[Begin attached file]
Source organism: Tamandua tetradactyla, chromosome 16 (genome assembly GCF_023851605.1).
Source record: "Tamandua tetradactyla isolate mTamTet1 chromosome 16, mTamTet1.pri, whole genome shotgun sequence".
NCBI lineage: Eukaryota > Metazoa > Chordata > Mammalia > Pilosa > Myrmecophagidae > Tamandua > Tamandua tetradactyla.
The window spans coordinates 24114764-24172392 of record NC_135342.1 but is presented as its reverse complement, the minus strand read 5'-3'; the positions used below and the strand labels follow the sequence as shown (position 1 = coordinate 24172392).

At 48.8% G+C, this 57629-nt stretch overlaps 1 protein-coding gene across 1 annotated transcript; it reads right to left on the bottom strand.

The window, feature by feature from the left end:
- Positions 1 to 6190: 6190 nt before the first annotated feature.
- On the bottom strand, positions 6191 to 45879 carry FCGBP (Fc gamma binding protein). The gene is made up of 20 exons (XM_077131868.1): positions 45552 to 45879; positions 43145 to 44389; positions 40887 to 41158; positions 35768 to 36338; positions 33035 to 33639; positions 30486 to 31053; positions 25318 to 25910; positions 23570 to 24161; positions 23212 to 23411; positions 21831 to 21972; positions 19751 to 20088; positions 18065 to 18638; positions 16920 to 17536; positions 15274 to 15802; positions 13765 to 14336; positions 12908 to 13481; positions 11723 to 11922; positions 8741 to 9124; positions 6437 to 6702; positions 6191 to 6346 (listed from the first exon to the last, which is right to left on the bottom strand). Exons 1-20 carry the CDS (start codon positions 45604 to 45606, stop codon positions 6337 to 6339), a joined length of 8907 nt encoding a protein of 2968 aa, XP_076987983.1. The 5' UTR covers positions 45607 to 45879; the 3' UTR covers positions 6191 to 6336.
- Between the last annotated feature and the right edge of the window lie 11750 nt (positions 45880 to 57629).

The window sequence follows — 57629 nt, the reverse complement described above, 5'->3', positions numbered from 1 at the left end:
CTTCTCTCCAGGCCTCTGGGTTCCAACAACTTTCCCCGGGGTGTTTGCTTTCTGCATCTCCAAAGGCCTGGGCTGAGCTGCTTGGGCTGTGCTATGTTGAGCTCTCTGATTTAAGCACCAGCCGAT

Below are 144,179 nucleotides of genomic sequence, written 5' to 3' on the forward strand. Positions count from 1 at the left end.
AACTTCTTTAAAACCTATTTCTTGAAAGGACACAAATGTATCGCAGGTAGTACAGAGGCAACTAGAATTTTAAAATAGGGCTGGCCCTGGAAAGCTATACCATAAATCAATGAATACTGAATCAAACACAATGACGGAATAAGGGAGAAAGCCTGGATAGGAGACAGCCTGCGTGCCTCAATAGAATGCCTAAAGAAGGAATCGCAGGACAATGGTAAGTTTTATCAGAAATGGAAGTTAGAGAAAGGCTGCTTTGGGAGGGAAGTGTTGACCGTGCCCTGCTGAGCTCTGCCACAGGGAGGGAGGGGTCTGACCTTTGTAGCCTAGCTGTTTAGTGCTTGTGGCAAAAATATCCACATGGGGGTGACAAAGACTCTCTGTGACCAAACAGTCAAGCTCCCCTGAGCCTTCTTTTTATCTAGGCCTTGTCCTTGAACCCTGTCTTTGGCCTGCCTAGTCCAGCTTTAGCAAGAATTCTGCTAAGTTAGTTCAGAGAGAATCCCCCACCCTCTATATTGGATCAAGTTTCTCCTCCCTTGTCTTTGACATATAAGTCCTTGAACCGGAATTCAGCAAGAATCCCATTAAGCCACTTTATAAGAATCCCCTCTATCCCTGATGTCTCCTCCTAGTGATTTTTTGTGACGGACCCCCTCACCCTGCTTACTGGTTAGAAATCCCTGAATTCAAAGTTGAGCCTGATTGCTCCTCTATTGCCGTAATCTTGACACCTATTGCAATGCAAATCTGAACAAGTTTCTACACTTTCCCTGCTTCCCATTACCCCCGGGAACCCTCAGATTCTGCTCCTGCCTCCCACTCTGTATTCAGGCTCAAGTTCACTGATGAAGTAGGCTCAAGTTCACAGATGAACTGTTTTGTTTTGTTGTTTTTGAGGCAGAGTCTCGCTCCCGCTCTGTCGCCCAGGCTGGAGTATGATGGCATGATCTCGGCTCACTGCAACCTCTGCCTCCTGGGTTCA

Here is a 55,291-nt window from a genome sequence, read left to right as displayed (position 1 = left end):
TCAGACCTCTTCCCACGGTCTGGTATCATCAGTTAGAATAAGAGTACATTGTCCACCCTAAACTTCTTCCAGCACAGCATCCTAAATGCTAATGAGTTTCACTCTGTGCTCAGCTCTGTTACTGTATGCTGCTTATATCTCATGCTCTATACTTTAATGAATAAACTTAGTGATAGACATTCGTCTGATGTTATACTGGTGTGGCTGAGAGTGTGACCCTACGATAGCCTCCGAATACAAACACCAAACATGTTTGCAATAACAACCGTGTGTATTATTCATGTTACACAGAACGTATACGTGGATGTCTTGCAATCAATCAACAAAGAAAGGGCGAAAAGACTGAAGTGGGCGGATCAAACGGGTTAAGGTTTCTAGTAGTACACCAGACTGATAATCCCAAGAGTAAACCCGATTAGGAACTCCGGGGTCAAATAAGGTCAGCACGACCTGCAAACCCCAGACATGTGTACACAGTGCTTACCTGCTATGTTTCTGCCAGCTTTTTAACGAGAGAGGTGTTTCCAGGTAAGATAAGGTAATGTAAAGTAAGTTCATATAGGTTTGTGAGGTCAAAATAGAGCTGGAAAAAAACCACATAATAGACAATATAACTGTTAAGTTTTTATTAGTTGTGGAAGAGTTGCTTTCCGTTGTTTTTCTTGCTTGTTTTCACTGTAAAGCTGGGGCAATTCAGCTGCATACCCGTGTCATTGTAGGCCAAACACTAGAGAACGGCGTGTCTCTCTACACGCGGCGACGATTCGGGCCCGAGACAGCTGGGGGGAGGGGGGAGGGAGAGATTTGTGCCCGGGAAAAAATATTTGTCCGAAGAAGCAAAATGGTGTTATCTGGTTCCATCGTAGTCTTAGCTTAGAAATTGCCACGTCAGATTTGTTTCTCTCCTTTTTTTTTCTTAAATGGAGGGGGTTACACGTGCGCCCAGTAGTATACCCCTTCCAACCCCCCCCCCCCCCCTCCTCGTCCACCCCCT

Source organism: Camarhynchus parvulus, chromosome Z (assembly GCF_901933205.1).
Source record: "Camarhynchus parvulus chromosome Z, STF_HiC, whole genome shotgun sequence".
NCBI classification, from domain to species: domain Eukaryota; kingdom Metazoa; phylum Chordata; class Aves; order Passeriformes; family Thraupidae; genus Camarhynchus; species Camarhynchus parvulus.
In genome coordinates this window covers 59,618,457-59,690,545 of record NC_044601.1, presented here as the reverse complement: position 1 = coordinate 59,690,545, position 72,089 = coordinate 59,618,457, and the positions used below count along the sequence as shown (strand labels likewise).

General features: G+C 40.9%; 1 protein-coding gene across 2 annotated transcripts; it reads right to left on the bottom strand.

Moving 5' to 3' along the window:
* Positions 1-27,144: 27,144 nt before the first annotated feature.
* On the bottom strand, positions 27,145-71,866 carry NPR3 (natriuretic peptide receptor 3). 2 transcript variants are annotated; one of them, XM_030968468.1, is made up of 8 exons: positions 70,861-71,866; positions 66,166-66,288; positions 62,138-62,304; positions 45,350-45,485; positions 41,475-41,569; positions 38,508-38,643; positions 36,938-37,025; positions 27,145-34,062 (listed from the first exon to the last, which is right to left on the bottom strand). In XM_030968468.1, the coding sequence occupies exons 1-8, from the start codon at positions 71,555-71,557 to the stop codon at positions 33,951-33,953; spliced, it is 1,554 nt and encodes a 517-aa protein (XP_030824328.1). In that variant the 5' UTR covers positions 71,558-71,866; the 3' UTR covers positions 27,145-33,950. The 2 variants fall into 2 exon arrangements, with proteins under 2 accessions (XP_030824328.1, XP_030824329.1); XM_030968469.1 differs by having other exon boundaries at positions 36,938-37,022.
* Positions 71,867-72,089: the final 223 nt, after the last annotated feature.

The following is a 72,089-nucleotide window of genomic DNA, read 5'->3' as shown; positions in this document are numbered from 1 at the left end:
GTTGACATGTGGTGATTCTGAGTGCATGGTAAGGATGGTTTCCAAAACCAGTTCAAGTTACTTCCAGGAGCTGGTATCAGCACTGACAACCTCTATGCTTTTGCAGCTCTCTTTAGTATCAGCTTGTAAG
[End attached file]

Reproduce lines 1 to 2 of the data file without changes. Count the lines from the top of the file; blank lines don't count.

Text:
Source organism: Tamandua tetradactyla, chromosome 16 (genome assembly GCF_023851605.1).
Source record: "Tamandua tetradactyla isolate mTamTet1 chromosome 16, mTamTet1.pri, whole genome shotgun sequence".